Top Five Tips to Get Your Yard Ready for Fall
The National Association of Landscape Professionals shares easy tips for winterizing and maintaining your lawn and plants ahead of colder weather
HERNDON, Va., September 14, 2015 — Many people think of spring and summer as the most active seasons for landscaping maintenance, but the truth is fall is an important time to protect yards and plants from the colder months ahead. Especially in cold climates, trees, grass, shrubs and plants can benefit from extra care before the temperature drops to ensure they will survive the winter and thrive again in the spring.
“It’s a common misconception that just because most plants and gardens aren’t actively blooming in the fall, they don’t require maintenance during the colder months,” says Missy Henriksen, vice president of public affairs, NALP. “Many homeowners work hard all spring and summer to care for their yards and gardens, only to let them languish once colder weather arrives. Luckily, there are some simple steps that homeowners can take this fall to care for and winterize their lawns and landscapes – and ‘plant the seeds’ for a beautiful yard next spring.”
NALP recommends the following steps to get yards ready this fall:
- Start planting.
Fall is the time to plant flowering bulbs such as daffodils and tulips, as well as perennials, trees and shrubs. The warm soil is great for root development and plants have several months to establish themselves before the stress of the summer heat.
- Rake and remove leaves to avoid damage to grass.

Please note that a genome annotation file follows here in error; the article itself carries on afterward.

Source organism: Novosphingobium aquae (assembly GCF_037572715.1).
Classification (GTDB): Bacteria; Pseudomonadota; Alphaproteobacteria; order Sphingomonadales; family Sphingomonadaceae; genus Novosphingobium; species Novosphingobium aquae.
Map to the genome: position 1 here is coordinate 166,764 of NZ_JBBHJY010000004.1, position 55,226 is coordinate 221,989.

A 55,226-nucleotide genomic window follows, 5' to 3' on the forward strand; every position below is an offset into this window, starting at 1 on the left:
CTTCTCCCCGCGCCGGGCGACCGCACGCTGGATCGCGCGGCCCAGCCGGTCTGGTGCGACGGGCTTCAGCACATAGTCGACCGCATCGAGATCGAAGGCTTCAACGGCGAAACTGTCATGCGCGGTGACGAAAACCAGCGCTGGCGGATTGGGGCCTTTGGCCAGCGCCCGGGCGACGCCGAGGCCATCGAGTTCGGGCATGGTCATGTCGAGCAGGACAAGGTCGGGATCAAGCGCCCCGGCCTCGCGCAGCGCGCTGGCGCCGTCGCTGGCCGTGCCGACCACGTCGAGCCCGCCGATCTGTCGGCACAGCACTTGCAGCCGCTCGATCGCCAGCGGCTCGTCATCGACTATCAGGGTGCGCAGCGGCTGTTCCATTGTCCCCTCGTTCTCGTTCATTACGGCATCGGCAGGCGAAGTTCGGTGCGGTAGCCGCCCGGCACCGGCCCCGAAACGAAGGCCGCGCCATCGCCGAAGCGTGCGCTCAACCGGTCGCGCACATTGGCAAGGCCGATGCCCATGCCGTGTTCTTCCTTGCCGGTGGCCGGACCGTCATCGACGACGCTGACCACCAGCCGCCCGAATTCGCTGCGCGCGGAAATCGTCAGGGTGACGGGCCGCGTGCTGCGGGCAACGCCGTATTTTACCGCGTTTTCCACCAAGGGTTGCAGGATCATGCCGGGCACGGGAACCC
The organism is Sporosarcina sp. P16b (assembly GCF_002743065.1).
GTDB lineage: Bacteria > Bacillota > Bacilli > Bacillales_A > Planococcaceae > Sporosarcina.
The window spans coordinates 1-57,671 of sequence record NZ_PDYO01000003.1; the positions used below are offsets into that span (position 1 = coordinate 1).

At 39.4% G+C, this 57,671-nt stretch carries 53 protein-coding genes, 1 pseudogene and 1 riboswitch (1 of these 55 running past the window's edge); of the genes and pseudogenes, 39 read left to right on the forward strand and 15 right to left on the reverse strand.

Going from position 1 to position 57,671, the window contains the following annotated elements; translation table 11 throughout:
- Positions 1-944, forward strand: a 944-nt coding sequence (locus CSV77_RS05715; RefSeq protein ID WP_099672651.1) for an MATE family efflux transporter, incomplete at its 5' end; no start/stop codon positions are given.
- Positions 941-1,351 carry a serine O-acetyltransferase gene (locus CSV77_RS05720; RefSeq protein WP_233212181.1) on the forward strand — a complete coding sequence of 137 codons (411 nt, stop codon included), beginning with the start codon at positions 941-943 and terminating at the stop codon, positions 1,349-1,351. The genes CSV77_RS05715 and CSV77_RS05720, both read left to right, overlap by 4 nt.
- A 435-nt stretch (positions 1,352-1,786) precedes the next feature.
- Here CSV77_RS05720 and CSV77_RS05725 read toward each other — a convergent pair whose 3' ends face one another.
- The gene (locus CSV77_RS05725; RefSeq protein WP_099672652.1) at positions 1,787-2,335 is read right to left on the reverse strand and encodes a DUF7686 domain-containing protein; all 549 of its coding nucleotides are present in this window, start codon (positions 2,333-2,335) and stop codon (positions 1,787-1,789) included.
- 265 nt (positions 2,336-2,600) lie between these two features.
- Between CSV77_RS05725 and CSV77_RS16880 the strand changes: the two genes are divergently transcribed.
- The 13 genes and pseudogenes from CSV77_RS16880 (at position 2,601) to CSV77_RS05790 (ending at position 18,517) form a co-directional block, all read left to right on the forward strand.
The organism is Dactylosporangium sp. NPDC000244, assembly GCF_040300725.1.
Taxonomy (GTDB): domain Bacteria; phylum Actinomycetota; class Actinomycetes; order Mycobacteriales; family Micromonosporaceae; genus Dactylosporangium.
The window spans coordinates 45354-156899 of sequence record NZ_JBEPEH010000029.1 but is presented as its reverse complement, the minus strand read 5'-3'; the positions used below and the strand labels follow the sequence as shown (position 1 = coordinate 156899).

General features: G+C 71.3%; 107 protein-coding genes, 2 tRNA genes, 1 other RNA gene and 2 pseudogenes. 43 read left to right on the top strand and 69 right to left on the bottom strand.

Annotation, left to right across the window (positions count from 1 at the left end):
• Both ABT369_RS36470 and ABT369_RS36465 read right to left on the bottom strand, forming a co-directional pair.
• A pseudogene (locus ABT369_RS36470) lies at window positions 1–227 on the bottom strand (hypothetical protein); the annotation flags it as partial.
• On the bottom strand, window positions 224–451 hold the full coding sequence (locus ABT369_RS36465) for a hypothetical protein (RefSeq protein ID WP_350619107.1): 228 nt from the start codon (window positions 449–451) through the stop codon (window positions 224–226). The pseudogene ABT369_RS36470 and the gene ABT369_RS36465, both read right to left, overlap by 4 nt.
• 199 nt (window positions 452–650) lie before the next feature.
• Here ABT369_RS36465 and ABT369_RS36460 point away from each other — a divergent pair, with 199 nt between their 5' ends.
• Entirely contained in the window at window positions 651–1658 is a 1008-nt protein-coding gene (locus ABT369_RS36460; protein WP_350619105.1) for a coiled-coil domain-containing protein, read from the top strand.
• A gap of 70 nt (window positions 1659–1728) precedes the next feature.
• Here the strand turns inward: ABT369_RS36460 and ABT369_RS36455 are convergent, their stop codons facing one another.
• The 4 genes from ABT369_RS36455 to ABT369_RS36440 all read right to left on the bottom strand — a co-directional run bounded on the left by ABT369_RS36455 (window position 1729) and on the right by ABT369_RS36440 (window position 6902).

Doing so also can protect water quality. In winter, freezing and thawing can cause leaves, dead grass, plants and other organic debris to release soluble forms of phosphate (and nitrates). If these chemicals run off frozen ground during spring snow melt and early spring rains, they can end up in surface water.
- Apply 2-3 inches of mulch.
Installing mulch in the fall is beneficial in protecting plant roots from extreme temperatures in the winter months and also helps to preserve moisture if the region does not receive enough precipitation.
- Wrap plants and smaller trees.
Many plant varieties like roses, butterfly bushes, hydrangeas and crape myrtles can be damaged by sub-freezing temperatures. To provide plants with extra protection from the wind and cold, wrap them in burlap or a frost protection fabric and plant them along a building or fence that offers wind protection.
- Apply fertilizer to your lawn in early fall.
Look for a fertilizer with a formula designed to meet your lawn's needs and follow application instructions on the product. The numbers on a fertilizer bag, in N-P-K order, indicate the percentage of nitrogen, phosphorus and potassium, respectively, on weight basis. If you aren’t sure what your lawn needs, consult with a lawn care or landscape professional. A soil test can determine what ratio is best for your lawn. Be sure to check with your local agricultural extension office, as some locations regulate the time of year that fertilizer can be applied to reduce runoff.
For more tips on fall lawn and landscape care, or to find a qualified landscape professional in your area, visit LoveYourLandscape.org.
The National Association of Landscape Professionals (formerly PLANET) represents an industry that employs nearly 1 million landscape, lawn care, irrigation and tree care professionals who create and maintain healthy green spaces for the benefit of society and the environment. For more information, visit LoveYourLandscape.org.
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